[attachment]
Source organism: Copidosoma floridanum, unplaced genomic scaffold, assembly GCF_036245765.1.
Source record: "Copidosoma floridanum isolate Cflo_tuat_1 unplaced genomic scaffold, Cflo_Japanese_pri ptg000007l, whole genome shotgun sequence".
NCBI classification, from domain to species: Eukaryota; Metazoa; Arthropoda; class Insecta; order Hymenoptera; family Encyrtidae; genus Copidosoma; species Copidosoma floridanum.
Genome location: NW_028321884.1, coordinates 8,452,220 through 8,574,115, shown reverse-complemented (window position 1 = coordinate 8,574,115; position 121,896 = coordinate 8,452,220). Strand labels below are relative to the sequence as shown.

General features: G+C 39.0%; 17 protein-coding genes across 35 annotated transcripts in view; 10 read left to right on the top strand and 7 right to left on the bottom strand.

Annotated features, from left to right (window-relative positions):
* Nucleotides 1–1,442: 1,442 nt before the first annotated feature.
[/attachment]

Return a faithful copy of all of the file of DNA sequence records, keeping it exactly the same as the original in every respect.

Source organism: Copidosoma floridanum, unplaced genomic scaffold, assembly GCF_036245765.1.
Source record: "Copidosoma floridanum isolate Cflo_tuat_1 unplaced genomic scaffold, Cflo_Japanese_pri ptg000007l, whole genome shotgun sequence".
NCBI classification, from domain to species: Eukaryota; Metazoa; Arthropoda; class Insecta; order Hymenoptera; family Encyrtidae; genus Copidosoma; species Copidosoma floridanum.
Genome location: NW_028321884.1, coordinates 8,452,220 through 8,574,115, shown reverse-complemented (window position 1 = coordinate 8,574,115; position 121,896 = coordinate 8,452,220). Strand labels below are relative to the sequence as shown.

General features: G+C 39.0%; 17 protein-coding genes across 35 annotated transcripts in view; 10 read left to right on the top strand and 7 right to left on the bottom strand.

Annotated features, from left to right (window-relative positions):
* Nucleotides 1–1,442: 1,442 nt before the first annotated feature.